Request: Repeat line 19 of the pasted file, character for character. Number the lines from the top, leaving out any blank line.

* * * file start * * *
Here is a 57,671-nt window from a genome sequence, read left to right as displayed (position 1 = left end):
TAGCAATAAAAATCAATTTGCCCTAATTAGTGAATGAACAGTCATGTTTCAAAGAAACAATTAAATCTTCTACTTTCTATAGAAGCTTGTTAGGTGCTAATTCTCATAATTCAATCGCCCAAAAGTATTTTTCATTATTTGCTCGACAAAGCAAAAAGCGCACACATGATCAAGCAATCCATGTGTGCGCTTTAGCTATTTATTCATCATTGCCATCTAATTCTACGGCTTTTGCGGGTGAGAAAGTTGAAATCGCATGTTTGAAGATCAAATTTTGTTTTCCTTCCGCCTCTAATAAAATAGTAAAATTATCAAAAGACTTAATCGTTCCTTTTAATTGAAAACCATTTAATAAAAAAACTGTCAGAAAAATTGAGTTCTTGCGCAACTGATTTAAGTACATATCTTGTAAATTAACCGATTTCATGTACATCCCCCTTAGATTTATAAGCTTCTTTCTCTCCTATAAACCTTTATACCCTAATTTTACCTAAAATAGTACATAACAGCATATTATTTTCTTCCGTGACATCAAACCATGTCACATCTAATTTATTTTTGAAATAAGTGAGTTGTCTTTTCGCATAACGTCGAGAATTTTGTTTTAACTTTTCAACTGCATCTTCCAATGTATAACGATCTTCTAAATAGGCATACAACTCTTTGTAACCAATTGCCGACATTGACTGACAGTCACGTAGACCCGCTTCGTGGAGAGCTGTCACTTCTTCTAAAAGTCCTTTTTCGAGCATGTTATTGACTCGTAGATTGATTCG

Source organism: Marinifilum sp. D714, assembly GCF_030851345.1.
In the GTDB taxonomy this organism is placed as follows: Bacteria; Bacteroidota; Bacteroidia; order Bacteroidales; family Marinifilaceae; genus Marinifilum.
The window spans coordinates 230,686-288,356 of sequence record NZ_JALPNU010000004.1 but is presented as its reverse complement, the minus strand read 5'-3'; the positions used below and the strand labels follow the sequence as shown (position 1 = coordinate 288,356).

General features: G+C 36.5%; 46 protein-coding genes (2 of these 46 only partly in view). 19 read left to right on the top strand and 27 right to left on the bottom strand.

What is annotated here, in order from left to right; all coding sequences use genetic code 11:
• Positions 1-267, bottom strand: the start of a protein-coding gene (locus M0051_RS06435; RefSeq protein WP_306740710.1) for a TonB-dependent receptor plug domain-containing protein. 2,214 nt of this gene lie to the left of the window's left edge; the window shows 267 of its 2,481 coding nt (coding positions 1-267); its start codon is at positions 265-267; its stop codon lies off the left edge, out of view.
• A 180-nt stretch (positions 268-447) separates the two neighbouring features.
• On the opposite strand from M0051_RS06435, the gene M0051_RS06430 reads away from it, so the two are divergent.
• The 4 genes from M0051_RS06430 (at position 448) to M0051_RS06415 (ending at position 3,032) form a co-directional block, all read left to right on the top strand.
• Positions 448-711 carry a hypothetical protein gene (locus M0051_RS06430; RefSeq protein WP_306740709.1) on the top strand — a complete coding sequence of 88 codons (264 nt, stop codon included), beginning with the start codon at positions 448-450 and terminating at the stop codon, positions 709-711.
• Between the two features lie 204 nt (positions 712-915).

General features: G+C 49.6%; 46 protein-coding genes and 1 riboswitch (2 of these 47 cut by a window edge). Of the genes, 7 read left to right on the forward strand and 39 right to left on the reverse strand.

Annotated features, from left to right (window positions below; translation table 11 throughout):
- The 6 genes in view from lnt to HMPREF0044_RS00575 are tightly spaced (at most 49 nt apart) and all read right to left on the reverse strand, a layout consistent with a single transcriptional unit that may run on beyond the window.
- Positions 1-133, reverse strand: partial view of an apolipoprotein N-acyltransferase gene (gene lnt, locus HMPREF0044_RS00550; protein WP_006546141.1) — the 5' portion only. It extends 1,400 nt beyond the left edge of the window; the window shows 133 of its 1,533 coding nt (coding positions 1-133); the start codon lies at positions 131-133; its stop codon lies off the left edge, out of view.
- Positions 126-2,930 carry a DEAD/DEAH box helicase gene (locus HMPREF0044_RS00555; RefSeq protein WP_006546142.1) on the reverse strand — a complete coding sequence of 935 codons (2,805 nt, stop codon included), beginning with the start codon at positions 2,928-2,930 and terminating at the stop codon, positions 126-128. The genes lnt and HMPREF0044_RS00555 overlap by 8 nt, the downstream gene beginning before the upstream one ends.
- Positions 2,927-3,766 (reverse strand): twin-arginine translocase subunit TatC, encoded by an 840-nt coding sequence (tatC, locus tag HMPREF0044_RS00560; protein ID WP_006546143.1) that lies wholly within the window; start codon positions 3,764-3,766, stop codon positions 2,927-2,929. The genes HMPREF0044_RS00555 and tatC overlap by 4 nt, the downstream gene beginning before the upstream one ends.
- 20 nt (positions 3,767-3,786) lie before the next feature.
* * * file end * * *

- Positions 2,927-3,766 (reverse strand): twin-arginine translocase subunit TatC, encoded by an 840-nt coding sequence (tatC, locus tag HMPREF0044_RS00560; protein ID WP_006546143.1) that lies wholly within the window; start codon positions 3,764-3,766, stop codon positions 2,927-2,929. The genes HMPREF0044_RS00555 and tatC overlap by 4 nt, the downstream gene beginning before the upstream one ends.